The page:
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The Cubs are making a mistake in standing by Addison Russell

Theo Epstein is spinning this off as a learning exercise, standing by his player and starting a conversation about domestic violence.
Credit: Jake Roth

ST. LOUIS — Don't put your hands on a woman in an abusive fashion. It's one of the oldest rules in the book of living. Something as simple as keeping your hands off a hot stove or tying your shoes.

While this human act of decency is vital to every living person, it is especially profound for an individual playing a game that is being watched by millions of people, including young children and teenagers.

Addison Russell physically abused his ex-wife, Melisa Reidy, countless times over years, as documented in Gordon Wittenmyer's article in the Chicago Sun Times this week. Reidy recounted the Chicago Cubs shortstop's actions in a report published this week on Expanded Roster. Reidy was thrown to the ground, tackled on concrete, and abused by Russell in front of their son. Does this sound like someone you want on your team representing your brand?

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The Cubs are making a huge mistake in not only tendering Russell a contract for the 2019 season, but standing by him publicly. Theo Epstein is spinning this off as a learning exercise, standing by his player and starting a conversation about domestic violence. Correction: You start the conversation by refusing to employ a known woman-abuser. The team saw these reports this week from Reidy and didn't move to release him or distance themselves from Russell's situation.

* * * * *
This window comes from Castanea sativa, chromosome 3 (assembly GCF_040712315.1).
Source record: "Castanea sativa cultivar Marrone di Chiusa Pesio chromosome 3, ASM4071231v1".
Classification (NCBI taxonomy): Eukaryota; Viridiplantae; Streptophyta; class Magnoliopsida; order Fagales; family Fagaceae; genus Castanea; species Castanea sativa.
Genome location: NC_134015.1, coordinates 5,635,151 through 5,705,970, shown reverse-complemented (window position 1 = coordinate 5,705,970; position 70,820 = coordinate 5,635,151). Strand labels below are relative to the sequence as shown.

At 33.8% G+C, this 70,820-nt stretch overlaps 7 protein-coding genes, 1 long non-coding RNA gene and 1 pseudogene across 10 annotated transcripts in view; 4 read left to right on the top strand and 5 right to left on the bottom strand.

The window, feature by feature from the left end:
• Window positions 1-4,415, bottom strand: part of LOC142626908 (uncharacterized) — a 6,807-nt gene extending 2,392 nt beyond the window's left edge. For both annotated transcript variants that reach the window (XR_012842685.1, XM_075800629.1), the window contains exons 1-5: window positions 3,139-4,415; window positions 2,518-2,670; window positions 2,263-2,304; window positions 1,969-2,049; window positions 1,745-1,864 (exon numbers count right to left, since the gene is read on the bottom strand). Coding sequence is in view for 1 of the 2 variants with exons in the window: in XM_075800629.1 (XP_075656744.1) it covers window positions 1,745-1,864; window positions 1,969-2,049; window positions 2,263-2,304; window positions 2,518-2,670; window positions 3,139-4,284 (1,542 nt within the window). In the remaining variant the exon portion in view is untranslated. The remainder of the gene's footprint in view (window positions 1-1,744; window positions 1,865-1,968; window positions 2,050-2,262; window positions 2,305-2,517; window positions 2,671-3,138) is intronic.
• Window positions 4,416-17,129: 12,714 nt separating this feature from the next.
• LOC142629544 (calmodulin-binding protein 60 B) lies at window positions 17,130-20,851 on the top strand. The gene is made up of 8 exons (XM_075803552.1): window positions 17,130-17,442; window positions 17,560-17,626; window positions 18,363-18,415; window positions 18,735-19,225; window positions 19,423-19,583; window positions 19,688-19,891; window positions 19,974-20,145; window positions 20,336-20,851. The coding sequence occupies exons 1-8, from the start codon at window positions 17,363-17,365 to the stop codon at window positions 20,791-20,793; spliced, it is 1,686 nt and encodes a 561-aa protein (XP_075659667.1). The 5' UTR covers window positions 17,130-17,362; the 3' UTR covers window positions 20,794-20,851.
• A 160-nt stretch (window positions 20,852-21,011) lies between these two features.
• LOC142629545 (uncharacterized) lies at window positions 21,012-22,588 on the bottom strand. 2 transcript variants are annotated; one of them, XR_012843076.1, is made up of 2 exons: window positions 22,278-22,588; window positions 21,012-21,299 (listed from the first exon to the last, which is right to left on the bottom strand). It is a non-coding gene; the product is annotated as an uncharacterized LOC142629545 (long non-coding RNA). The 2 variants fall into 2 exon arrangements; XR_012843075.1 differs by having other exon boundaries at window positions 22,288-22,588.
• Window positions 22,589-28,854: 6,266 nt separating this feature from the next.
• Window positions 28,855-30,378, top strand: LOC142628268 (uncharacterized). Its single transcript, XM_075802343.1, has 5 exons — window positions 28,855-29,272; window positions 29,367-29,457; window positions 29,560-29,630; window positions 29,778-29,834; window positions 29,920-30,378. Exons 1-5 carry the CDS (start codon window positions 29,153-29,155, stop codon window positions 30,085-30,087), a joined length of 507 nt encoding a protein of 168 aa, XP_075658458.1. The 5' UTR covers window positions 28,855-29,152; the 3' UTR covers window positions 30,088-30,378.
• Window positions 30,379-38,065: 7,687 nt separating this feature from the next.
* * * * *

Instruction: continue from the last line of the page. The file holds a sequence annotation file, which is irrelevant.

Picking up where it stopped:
You see, the Cubs have been here before with Aroldis Chapman. The first World Series title in Chicago in over 100 years was more important to the Cubs than integrity with Chapman, who abused his girlfriend almost as much as he abused Major League hitters during the 2016 postseason. Chapman allegedly choked his girlfriend and fired gunshots in the garage next to his home. The Cubs didn't care. They turned their head the other way, and are doing the same thing with Russell.

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If St. Louis Cardinals President of Baseball Operations, John Mozeliak, did this, the entire league and every National sportswriter (not just Deadspin) would broil the Cardinals executive. There'd be no end to the torment, and for good reason. While the National and local reaction to The Cubs' decision hasn't been met with empathy and support, it's not exactly red hot either.

Here's the thing. Mozeliak and Bill DeWitt Jr. wouldn't employ Russell. No way. They simply wouldn't do it. If this kind of report came out tomorrow about Matt Carpenter or Marcell Ozuna, the team would release them. That is my firm belief. I've watched these two men work for a long time and I can assure you it wouldn't happen.

This is not a player smoking too much weed or getting into a fight outside a nightclub with another man. This is pure abuse that the league suspended Russell 40 games for.

I'm not broiling a Cubs player for fun; this is taking a bad person to task. If a Cardinal did this, I'd burn him as well. If another player did this, the same treatment would follow. This is not about what is suitable and what is passable in our modern culture; this is simple right and wrong. Russell did some terrible things, and the only reason he hasn't been kicked to the curb is more than likely due to the fact there's no video of his actions. Still, the Cubs should do the right thing and cut bait.

Sometimes, decency needs to be shown and justice should be served. Epstein and the Cubs are sending the wrong message by standing by Russell. Swift dismissal would have driven the point home at a far less cost in public relations campaigning.

By keeping him employed, Epstein and the Cubs are condoning what Russell did. They are deeming it acceptable by their standards. The team can put out all the fires and say they are standing up to domestic violence and abuse, but their actions don't match their words.

Shame on you, fellas, for not remembering one of the oldest rules in the book.

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